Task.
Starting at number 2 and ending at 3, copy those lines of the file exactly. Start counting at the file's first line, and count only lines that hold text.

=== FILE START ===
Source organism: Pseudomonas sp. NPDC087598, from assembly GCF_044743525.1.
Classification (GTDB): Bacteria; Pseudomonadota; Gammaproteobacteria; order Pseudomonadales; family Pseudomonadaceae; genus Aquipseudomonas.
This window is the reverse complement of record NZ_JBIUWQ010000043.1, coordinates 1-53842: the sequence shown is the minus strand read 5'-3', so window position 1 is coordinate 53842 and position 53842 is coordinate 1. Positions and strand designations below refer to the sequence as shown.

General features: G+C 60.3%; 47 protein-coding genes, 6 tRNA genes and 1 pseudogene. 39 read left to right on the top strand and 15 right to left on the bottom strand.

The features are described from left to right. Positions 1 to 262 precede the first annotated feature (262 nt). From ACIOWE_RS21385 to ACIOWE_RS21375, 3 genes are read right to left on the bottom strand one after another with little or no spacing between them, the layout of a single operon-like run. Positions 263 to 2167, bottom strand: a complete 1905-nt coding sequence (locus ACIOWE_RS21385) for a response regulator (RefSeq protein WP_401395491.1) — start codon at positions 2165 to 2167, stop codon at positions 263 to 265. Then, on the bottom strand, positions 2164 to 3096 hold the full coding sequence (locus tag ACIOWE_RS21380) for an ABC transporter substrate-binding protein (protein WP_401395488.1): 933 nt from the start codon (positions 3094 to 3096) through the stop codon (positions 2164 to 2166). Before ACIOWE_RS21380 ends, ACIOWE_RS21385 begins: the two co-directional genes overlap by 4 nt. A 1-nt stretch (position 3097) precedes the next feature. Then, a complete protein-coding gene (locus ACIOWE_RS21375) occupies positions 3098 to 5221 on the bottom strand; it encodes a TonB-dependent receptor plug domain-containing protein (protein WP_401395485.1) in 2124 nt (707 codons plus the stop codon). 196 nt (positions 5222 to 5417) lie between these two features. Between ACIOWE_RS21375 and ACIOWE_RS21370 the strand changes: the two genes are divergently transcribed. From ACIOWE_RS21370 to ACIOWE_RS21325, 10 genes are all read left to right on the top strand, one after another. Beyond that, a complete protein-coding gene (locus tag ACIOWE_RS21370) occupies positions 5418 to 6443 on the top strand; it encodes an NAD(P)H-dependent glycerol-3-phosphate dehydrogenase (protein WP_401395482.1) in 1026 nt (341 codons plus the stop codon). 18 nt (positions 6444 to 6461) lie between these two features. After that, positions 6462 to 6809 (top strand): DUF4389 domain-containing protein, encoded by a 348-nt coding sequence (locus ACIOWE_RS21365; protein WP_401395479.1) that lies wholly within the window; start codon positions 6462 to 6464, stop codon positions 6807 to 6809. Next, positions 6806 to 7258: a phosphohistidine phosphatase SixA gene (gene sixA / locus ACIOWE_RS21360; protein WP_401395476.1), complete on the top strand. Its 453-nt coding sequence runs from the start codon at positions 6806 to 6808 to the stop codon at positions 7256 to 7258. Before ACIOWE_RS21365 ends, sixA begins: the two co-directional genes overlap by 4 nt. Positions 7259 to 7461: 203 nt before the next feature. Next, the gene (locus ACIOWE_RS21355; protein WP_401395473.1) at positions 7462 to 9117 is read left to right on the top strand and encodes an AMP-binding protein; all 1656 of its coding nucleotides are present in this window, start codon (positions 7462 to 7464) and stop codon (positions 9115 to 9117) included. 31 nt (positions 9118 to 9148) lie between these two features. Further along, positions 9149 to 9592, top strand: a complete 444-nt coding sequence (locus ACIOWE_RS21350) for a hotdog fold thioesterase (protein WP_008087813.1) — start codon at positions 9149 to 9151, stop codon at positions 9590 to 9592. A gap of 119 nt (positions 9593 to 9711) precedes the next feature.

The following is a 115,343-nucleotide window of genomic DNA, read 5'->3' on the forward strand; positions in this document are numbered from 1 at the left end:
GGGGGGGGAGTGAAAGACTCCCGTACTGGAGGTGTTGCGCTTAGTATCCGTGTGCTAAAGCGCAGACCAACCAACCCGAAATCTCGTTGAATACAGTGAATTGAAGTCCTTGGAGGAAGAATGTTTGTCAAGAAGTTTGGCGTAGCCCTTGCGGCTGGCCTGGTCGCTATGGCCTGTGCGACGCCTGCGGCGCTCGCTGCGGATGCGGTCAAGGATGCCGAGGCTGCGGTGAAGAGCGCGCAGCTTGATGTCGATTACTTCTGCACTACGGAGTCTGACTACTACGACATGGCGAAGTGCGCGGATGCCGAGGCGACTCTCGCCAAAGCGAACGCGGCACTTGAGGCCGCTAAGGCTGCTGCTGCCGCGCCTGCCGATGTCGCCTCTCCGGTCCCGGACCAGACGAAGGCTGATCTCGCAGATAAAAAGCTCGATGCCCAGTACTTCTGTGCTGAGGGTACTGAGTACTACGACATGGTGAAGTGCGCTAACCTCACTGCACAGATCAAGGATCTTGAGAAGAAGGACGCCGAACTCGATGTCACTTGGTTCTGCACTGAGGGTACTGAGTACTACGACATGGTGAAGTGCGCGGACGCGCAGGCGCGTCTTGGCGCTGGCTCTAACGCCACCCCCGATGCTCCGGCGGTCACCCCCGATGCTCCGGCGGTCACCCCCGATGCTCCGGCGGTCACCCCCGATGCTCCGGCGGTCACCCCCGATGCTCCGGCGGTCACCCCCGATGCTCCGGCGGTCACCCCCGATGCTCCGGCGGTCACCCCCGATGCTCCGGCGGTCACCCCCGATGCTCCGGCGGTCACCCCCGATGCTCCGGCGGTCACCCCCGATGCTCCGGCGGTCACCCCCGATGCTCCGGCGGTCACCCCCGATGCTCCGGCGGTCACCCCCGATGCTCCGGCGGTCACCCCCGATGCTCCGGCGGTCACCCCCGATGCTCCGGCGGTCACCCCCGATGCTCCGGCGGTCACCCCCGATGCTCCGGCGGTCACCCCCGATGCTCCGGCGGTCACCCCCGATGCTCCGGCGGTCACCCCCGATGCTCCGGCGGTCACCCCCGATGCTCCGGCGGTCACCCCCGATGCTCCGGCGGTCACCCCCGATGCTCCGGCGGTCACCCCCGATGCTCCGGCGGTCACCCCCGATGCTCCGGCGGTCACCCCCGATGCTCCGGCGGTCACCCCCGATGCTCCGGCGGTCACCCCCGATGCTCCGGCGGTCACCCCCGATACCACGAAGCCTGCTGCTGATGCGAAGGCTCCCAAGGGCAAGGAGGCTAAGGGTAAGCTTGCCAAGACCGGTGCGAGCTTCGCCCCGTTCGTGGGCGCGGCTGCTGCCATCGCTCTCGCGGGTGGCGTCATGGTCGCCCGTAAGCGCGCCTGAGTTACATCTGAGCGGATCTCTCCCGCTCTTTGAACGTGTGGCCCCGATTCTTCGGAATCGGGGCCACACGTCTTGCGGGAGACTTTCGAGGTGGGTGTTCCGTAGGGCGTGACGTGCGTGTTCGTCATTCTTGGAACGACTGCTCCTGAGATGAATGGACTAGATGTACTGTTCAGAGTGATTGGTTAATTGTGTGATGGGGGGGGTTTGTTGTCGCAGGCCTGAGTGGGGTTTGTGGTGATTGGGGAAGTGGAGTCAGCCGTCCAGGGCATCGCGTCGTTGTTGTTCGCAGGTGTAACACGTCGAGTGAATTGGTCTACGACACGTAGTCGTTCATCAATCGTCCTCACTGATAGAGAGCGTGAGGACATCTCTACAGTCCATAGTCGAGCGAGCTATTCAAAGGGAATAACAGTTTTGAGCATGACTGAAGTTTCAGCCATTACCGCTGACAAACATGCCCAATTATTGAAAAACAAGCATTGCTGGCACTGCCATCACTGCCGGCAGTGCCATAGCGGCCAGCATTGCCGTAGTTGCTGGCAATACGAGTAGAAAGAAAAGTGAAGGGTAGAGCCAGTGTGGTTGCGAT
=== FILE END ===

Classification (GTDB): Bacteria; Pseudomonadota; Gammaproteobacteria; order Pseudomonadales; family Pseudomonadaceae; genus Aquipseudomonas.
This window is the reverse complement of record NZ_JBIUWQ010000043.1, coordinates 1-53842: the sequence shown is the minus strand read 5'-3', so window position 1 is coordinate 53842 and position 53842 is coordinate 1. Positions and strand designations below refer to the sequence as shown.